A local Communist Party official in southern China who denounced official corruption in a widely publicized letter on the Internet was sentenced to life in prison Thursday, a year after he was silenced by officials who attempted to discredit him.

State media did not report the conviction of Huang Jingao, 53, a whistle-blower in Fujian province who captivated the nation last year with stories of his attempts to root out corruption in party ranks. But two sources involved in the case confirmed the life sentence, handed down by the Nanping Intermediate People's Court in the provincial capital, Fuzhou.

Huang, who said he wore a bulletproof vest after receiving death threats from those he criticized, was put on trial in September for allegedly accepting about $715,000 in bribes between 1993 and 2004. His supporters said embarrassed party leaders trumped up the charges after he went public with complaints that senior government officials were blocking his efforts to fight corruption.

Huang served as party chief of Lianjiang, a county in Fujian located 300 miles south of Shanghai. He published an open letter on Aug. 11, 2004, in which he accused colleagues of confiscating land from peasants and selling it at below-market prices to real estate developers in exchange for bribes.

The lengthy letter, featured on the Web site of the People's Daily, the official Communist Party newspaper, triggered an outpouring of support in China, where crooked land deals are rampant and corruption is a source of deep public anger. Newspapers picked up Huang's story, and tens of thousands of readers posted messages of support on popular Web forums.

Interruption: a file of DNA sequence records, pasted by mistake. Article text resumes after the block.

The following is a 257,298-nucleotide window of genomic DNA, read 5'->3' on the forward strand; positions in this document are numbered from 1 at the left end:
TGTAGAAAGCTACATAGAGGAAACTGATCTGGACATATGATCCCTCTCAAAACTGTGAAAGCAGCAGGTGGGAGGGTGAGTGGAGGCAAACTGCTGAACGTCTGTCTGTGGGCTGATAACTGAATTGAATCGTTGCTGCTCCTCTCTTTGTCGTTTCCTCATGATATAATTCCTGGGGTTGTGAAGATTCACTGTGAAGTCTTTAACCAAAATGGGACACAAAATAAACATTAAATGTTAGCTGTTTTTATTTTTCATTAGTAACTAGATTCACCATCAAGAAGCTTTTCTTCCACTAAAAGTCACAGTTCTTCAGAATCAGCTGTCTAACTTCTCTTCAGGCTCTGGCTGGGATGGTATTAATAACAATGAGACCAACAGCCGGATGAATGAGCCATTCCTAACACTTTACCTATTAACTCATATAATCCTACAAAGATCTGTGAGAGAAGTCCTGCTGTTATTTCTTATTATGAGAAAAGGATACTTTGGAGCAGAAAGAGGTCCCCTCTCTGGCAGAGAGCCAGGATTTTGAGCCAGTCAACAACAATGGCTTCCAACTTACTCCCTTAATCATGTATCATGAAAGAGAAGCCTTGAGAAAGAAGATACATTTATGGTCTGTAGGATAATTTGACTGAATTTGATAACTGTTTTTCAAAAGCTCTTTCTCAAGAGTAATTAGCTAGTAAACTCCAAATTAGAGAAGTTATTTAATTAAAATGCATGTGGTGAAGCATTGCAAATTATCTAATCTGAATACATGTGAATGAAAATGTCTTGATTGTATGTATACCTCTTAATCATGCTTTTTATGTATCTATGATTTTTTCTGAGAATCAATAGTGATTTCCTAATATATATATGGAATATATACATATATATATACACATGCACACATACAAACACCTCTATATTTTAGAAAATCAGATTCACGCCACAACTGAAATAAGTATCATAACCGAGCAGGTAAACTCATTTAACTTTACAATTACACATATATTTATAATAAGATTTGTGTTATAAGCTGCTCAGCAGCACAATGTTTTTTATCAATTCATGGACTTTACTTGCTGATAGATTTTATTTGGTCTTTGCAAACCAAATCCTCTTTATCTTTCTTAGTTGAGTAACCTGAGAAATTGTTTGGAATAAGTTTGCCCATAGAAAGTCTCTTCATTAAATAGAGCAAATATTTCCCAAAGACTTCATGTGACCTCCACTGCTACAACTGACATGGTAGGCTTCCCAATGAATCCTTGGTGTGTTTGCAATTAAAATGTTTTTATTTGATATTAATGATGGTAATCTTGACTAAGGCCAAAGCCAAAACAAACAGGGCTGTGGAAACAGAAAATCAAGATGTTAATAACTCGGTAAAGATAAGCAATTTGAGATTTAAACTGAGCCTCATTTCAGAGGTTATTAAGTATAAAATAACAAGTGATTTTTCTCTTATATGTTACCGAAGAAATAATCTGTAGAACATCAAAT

In his letter and in interviews with state media, Huang presented himself as an honest party official from the countryside who was trying to do the right thing. He wrote that he had expected party superiors to support him, but instead "ran into all kinds of obstructions, as if a large, invisible net was trying to cover up this corruption case."

China's top leaders, including President Hu Jintao, have sought to crack down on corruption, declaring it a threat to the party's survival. But corruption is deeply rooted in the political system, and influential officials routinely shut down probes that could implicate them.

A few days after Huang posted his letter, the party's propaganda department ordered all media to stop reporting the story, removed the letter from the Internet and erased Web messages supporting his cause. Meanwhile, authorities in Fujian published a rebuttal accusing Huang of violating party discipline and committing a grave political mistake.

"The direct result of his behavior was that it would be used by hostile Western forces, hostile Taiwan forces, democratic movement elements and others, thus leading to social and political instability," the statement said.

Police placed Huang under a form of house arrest a few months later, and state newspapers published detailed stories portraying him as a corrupt and degenerate official with four mistresses whom he kept in luxury apartments. The newspapers said he wrote the open letter because his crimes were under investigation and he wanted to blame them on others.

A local journalist who allegedly helped publicize Huang's story, Li Changqing, was also arrested and has been charged with inciting subversion.

It was unclear why state media did not report Huang's sentence, but party censors have restricted reporting on the case and may have decided to withhold the news pending a review of the sentence by higher authorities.

"There is a sentence now. That's all I can say," said Xie Changhua, Huang's attorney. "You know I can't say too much. You should contact the court directly."

A provincial court official reached by phone declined to comment. "This is a political case," she said. "It's inconvenient to release information about it."